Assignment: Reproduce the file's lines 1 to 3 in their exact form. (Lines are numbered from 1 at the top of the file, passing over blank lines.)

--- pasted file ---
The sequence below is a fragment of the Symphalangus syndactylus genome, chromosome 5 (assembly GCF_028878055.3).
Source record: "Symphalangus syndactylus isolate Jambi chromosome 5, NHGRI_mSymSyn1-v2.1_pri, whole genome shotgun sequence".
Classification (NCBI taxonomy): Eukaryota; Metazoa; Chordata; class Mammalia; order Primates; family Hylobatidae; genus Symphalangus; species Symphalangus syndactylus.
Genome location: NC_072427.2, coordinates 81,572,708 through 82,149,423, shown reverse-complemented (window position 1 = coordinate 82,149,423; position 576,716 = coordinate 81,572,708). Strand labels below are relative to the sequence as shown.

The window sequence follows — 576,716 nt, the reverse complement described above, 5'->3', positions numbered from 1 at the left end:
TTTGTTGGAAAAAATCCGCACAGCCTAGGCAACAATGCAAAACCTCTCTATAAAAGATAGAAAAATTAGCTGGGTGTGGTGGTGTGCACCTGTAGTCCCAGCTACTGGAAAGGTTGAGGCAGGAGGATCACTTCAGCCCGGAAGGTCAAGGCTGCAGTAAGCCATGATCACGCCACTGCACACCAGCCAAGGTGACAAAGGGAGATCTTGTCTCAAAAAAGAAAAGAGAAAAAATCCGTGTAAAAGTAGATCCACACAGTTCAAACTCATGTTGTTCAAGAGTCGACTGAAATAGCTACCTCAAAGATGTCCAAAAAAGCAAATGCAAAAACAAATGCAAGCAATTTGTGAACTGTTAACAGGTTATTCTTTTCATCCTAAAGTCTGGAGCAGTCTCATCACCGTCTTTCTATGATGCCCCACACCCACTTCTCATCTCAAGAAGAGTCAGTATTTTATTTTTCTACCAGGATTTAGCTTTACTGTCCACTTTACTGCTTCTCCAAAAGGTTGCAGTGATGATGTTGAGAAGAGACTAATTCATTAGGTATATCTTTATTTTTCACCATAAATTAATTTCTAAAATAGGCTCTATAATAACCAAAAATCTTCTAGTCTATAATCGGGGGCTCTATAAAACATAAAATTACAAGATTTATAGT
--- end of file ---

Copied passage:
The sequence below is a fragment of the Symphalangus syndactylus genome, chromosome 5 (assembly GCF_028878055.3).
Source record: "Symphalangus syndactylus isolate Jambi chromosome 5, NHGRI_mSymSyn1-v2.1_pri, whole genome shotgun sequence".
Classification (NCBI taxonomy): Eukaryota; Metazoa; Chordata; class Mammalia; order Primates; family Hylobatidae; genus Symphalangus; species Symphalangus syndactylus.